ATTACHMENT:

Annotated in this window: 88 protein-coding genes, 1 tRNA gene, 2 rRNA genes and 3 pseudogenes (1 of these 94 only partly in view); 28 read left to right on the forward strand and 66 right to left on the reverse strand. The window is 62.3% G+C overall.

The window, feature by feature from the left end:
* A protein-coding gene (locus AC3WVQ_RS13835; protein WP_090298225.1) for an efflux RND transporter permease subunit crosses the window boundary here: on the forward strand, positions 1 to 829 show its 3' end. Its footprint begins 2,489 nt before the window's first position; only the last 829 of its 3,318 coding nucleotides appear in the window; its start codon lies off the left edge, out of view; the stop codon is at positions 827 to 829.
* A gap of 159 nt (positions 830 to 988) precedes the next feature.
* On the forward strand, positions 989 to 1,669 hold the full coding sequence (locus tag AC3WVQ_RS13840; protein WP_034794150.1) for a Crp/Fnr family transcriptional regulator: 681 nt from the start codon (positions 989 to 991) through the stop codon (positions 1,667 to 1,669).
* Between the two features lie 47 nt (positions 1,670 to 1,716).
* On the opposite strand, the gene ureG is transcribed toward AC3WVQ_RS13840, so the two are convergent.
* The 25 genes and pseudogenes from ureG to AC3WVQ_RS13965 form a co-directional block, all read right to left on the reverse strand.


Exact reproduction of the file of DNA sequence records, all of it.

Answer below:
Annotated in this window: 88 protein-coding genes, 1 tRNA gene, 2 rRNA genes and 3 pseudogenes (1 of these 94 only partly in view); 28 read left to right on the forward strand and 66 right to left on the reverse strand. The window is 62.3% G+C overall.

The window, feature by feature from the left end:
* A protein-coding gene (locus AC3WVQ_RS13835; protein WP_090298225.1) for an efflux RND transporter permease subunit crosses the window boundary here: on the forward strand, positions 1 to 829 show its 3' end. Its footprint begins 2,489 nt before the window's first position; only the last 829 of its 3,318 coding nucleotides appear in the window; its start codon lies off the left edge, out of view; the stop codon is at positions 827 to 829.
* A gap of 159 nt (positions 830 to 988) precedes the next feature.
* On the forward strand, positions 989 to 1,669 hold the full coding sequence (locus tag AC3WVQ_RS13840; protein WP_034794150.1) for a Crp/Fnr family transcriptional regulator: 681 nt from the start codon (positions 989 to 991) through the stop codon (positions 1,667 to 1,669).
* Between the two features lie 47 nt (positions 1,670 to 1,716).
* On the opposite strand, the gene ureG is transcribed toward AC3WVQ_RS13840, so the two are convergent.
* The 25 genes and pseudogenes from ureG to AC3WVQ_RS13965 form a co-directional block, all read right to left on the reverse strand.